When life gives you lemons, you’re supposed to make lemonade, as the saying goes. But when the lemons are creating a burning sensation in your chest and stomach and an acid taste in your mouth, lemonade sounds absolutely unappetizing (as do the lemons.)
Scientists estimate that more than 15 million Americans suffer from acid reflux disease, also known as gastroesophageal reflux disease or GERD. This is a condition in which acid from the stomach travels up into the esophagus, leading to discomfort, inflammation, and even scarring (and it can hurt like a mother.) Acid reflux can also cause chronic coughing and burping, nausea, difficulty swallowing, laryngitis and feeling bloating. In other words, you are the ideal party guest!
But the real damage from reflux happens over time as all that regurgitated stomach acid erodes away at your esophagus and even the enamel on your teeth (similar to what happens to someone with a history of bulimia.)
There’s no perfect cure for acid reflux, but there are certain dietary and lifestyle changes that can have a major impact. It may mean giving up some of your favorite foods, but ultimately it is worth the sacrifice. Rebecca Lewis, dietician for HelloFresh, explains a few key foods you want to stay away from because they irritate the the LES (lower esophageal sphincter.):
High Acid Foods (tomatoes, citrus, coffee): Because these kinds of foods are already high in acid, they can cause irritation of the LES leading to indigestion and acid reflux.
Spicy Foods (tomatoes, citrus, chili peppers): As our bodies reject these spicy foods, foods may be moved too quickly through our digestive systems causing additional irritation.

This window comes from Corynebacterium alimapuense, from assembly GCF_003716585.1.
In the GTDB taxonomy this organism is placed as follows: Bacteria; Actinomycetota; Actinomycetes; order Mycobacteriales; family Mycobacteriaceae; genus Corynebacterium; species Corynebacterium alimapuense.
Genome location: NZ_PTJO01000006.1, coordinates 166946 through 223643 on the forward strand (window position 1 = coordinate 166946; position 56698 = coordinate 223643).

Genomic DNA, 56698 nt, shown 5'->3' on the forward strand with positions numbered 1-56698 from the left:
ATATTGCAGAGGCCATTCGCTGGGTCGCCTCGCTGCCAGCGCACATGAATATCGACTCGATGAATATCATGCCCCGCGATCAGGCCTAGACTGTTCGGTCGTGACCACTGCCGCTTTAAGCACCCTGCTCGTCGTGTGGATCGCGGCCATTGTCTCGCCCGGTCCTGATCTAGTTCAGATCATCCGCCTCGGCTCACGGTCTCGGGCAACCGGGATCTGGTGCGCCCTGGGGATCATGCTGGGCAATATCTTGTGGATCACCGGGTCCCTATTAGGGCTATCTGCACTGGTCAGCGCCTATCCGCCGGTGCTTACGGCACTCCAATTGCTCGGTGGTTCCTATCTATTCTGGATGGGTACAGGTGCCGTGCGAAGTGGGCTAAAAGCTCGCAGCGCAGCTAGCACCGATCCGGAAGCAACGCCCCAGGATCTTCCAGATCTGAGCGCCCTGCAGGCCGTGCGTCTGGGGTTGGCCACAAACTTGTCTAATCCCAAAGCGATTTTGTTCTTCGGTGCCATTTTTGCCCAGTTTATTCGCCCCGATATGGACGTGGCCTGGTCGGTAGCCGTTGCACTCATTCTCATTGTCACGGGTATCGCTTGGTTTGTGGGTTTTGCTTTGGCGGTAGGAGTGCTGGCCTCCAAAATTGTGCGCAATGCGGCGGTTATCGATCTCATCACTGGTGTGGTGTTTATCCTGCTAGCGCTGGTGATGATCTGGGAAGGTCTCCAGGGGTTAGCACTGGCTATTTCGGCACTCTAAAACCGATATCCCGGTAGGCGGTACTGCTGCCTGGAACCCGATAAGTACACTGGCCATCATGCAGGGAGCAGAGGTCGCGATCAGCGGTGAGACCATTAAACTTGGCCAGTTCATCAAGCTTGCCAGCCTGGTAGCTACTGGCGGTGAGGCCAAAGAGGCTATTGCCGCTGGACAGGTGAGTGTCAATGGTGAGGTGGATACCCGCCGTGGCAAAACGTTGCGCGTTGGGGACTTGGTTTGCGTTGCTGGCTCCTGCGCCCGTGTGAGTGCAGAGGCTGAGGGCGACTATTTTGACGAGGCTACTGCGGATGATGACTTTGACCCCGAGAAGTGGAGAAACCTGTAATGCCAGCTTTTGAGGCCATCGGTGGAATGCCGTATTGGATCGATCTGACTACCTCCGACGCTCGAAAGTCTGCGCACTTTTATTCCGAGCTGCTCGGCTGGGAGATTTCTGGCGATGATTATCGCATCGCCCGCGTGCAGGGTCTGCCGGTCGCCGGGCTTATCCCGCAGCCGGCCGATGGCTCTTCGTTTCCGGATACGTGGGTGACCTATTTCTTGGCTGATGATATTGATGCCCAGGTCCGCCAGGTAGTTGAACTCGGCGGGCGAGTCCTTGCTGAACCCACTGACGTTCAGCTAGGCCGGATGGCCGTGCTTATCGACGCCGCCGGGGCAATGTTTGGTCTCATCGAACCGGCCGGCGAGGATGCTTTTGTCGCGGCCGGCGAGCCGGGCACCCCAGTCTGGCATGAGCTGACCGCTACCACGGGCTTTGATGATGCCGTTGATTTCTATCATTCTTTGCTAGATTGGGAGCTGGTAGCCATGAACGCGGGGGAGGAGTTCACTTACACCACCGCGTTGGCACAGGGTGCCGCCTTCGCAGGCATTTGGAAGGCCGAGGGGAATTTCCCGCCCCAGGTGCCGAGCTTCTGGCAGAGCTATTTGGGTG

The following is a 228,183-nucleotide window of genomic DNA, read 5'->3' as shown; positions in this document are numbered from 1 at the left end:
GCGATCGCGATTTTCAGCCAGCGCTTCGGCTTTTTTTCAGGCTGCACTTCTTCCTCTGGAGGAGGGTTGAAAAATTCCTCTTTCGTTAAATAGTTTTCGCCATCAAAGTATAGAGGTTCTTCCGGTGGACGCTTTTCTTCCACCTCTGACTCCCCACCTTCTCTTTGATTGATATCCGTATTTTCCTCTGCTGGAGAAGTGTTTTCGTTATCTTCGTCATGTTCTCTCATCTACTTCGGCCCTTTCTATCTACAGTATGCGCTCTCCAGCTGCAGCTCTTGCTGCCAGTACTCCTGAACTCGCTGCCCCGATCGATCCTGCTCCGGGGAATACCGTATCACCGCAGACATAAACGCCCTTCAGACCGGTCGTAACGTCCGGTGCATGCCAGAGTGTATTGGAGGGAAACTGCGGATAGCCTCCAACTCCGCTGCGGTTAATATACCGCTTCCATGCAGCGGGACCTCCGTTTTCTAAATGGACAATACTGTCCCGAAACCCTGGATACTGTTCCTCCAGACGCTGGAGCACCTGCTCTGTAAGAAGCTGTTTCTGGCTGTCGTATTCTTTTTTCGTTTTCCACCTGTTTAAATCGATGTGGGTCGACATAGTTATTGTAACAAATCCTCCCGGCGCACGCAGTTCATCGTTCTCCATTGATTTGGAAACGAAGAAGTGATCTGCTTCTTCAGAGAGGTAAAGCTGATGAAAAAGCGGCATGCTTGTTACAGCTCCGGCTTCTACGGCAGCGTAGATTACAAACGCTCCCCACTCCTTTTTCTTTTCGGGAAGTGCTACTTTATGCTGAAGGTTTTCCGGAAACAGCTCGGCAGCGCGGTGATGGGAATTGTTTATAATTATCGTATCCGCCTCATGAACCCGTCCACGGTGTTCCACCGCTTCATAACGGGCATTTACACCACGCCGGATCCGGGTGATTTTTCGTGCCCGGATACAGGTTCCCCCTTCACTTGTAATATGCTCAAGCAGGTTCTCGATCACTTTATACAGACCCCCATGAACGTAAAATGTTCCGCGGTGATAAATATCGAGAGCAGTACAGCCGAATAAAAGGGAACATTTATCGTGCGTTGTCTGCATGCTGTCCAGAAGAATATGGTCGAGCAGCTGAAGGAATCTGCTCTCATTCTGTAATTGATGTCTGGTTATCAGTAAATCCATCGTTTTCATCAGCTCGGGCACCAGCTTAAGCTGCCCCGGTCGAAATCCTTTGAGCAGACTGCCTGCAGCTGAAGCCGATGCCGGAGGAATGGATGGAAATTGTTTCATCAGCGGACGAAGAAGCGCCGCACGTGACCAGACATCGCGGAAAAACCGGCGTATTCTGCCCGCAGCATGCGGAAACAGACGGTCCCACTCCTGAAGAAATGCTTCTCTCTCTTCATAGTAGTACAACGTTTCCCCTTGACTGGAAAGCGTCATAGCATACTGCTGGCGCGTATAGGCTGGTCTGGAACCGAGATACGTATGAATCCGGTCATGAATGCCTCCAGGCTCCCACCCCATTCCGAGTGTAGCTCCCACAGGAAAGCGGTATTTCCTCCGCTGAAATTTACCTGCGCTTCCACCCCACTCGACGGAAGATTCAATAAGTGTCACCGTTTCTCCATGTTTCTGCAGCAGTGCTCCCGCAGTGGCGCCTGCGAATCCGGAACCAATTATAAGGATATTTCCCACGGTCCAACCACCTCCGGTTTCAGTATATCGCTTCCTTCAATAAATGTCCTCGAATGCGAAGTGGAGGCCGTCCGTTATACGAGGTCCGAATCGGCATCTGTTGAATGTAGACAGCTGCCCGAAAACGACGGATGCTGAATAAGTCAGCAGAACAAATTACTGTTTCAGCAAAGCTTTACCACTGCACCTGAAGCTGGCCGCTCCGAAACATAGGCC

Caffeine. Really any beverages that contain caffeine (coffee, soda, tea) can trigger reflux because of their high acid content that causes those LES muscles to relax, thus bringing up more acid through the esophagus. But you don’t have to go totally cold turkey on your caffeine fix. It’s all about moderation. One small coffee or one soda per day is the best way to go.
If you are trying to soothe an already irritated digestive tract Lewis suggests alcohol or mint as both have the ability to relax the muscles of the GI tract, and can soothe an irritated stomach.
To actively fight acid reflux Lewis suggests:
Ginger: Ginger helps reduce inflammation and nausea. It also has a warming effect when eaten, which heats up the inside of our bodies to aid in fat breakdown
Aloe vera: This trendy food helps to soothe the mucus membranes in our digestive tract and revitalizes the LES by helping the proper functioning of our digestive enzymes.
Parsley: Parsley helps to settle the stomach and aid in digestion. Bonus: it also helps fight bad breath (which often occurs with acid reflux and GERD!).
As for what you can physically do to help alleviate your Acid Reflux, Lewis says you need to let gravity work on your side. If you are upright, food will flow downwards into the stomach. However, if you are lying flat, and the sphincter is loose in your esophagus then food and stomach acids can leak back out and cause backflow. She suggests the following:
1. Remain upright for at least 30 minutes after consuming a meal, keeping your head elevated You should never lie down flat after eating!
2. Avoid sleeping for 2-3 hours after eating a meal in order to finish the digestion process and let foods fully empty out of the stomach and into the small intestines.
3. When sleeping, don’t lie on your back and don’t lie on your right side (both of these sleep positions cause relaxation of the esophageal sphincter. The best position is to lie on your left side.